Dan Kapelovitz is the ultimate outsider in the race for DA: a criminal defense attorney. Fittingly, he offers a novel perspective on Gascón’s tenure.

“His deputy DAs refused to implement most of his directives and just do whatever they want,” Kapelovitz said. “People who blame him for the uptick in crime don’t know what they’re talking about.” Gascón also backpedaled on some of his directives for political reasons, such as not trying minors as adults, and has fought to keep gang enhancements in place in resentencing cases.

Kapelovitz represents indigent defendants as a court-appointed attorney in 80 to 90 % of his cases. He also represents victims as witness counsel. One of these clients was arrested for failure to appear and kept on $100,000 bail, the figure for serious felony defendants—despite the fact that one of Gascón’s directives was not to seek body attachments. “I was like, ‘I’ve got to run for office to show what’s going on,”’ Kapelovitz said.

A native of Denver, Kapelovitz came to LA in 1995. He went to law school at UCLA and previously worked in journalism, including as features editor of Hustler at Larry Flynt Publications in Beverly Hills. He lives right nearby in West Hollywood Adjacent.

The DA race is not his first electoral foray: Kapelovitz ran in the 2021 gubernatorial recall as the only anti-recall candidate. “I was interested in politics, I wanted to see how it worked and to offer an alternative,” he said. He also opposed the attempts to recall Gascón as “a waste of time and money, and total failures.” Those resources could have been spent on preventing crime, he said.

In 2022, he was the Green Party candidate for state attorney general, making this campaign a rematch against Nathan Hochman. Kapelovitz’s goal was to get the 2% of the vote necessary to keep the Greens on the ballot, which he achieved.

Kapelovitz is endorsed by the Green Party of Los Angeles County, The Peace and Freedom County of Los Angeles County, and the LGBT Sentinel.

Lloyd “Bobcat” Masson is a deputy DA in San Bernardino County, currently assigned to the cold case unit, but he’s from Mid-City and lives in eastern LA County. “I love this city and county, I think it’s unique and I have a heart for the people,” he said. In the race for DA, “I don’t see anybody just saying, ‘I represent LA’ …. They all seem so focused on Gascón.”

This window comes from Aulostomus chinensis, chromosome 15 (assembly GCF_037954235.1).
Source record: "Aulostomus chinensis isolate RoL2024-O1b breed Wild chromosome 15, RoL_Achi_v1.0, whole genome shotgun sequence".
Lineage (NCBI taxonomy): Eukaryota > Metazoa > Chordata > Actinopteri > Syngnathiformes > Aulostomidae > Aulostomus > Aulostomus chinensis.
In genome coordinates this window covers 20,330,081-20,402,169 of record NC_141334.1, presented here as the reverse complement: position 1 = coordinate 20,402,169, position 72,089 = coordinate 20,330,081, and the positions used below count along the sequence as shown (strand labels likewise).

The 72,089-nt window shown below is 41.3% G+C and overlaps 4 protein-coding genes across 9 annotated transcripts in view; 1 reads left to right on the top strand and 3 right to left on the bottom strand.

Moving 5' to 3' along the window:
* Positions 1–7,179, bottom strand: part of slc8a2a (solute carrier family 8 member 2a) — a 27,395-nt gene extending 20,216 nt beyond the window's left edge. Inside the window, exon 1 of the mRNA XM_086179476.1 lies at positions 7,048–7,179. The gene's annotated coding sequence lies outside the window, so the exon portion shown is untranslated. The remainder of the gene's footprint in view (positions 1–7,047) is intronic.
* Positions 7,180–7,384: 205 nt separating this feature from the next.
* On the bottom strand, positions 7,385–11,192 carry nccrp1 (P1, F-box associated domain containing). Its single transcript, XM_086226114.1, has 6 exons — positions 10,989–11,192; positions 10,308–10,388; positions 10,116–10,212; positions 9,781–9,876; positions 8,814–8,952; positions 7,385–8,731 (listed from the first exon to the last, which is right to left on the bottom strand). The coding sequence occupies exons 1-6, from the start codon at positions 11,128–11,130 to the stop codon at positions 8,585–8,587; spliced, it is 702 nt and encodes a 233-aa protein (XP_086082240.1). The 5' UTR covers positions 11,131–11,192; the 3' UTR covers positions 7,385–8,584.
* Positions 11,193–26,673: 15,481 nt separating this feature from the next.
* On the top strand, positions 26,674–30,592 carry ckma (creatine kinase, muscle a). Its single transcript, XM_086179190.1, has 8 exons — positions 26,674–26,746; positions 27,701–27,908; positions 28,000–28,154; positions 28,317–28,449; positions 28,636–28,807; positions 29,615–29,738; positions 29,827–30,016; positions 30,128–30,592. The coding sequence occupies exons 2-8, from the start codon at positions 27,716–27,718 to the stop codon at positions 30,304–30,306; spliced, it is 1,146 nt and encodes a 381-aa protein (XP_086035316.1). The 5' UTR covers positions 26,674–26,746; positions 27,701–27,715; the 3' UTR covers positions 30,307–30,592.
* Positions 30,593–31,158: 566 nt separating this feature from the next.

The most important part of his work right now “is giving hope back to families that gave up a long time ago,” he said. “It’s similar to what I want to do with LA. Because all of LA residents are in despair. I want to give them hope that we can turn this around, we really can.”

Masson decided to run because, in his view, no candidate was addressing the key issue of property crime, amid the fixation on the incumbent and crime in general. Not only is property crime on the rise, “it might even be slightly underrepresented too, if you realistically look at it,” he said. He includes vehicle theft and would focus on that as well.

Masson started out prosecuting misdemeanors for the LA City Attorney, and in San Bernardino he has also worked with the victims of violence, family violence and hardcore gangs unit. His experience in that county has taught him how to make do with fewer resources, “and that’s what’s happening in LA now, everybody’s overburdened with work.” His first priority as DA would be to heal the office, “because it’s amazing how much, almost trauma Gascón inflicted on the institution,” he said. “You can hear it in the other candidates’ voices when they talk about it.”

David S. Milton has 45 years as an attorney—he became an LA County deputy DA in 1978, and later a judge, first of the LA Municipal and then Superior Courts—which is why he says he’s the most experienced candidate in the race: “I’ve done the whole gamut, civil, criminal, all of it.”

He’s also the only Republican. In his estimation, some of the other challengers are to the left of Gascón. “They’re plants, in my view,” he said. “They believe that if Gascón loses, one of them could carry on the same policies that he’s enacted.”

That would not be Milton’s approach. “My top priorities will be reversing all those policies implemented by Gascón,” he said. “They’re just absolutely horrific.” He’s especially focused on hate crime enhancements, given his memories of growing up in a racially tense environment in 1960s Indianapolis—he was born in Pasadena—and his formative experiences in the Judeo-Christian tradition. Milton attended church three to four times a week with his family, which he credits with giving him his values, and he feels a strong affinity for the Jewish community.

“I was raised in a kind of Jewish community,” Milton said. “I spent time going to seders and synagogues.” The Hamas attacks of Oct. 7 deeply impacted him. For any crime motivated by race, religion, or gender, Milton vows to file hate crime enhancements.

He also opposes attempts to avoid having to start deportation efforts against undocumented immigrants who commit felony offenses by finding ways to file misdemeanors instead. “Why would you want somebody who’s entered the country illegally to avoid the consequences of deportation?” he asked.

Gascón intentionally avoids filing smash-and-grab charges as well, Milton added, a category of crime that “is out of control.” These are robberies, in his view, involving force or fear and the violence of smashing glass. “They are not petty theft. That’s another thing that is quite offensive to me. I will stop that on day one,” he added.

The DA has “usurped the legislature” by halting the filing of even obligatory enhancements, mandated by statute. “He’s done a disservice to the county. There’s no question he did the same thing in San Francisco,” Milton said. “I know how that office should work. I know it’s not working now.”

Milton is endorsed by the California Republican Assembly and Golden State Republican Women.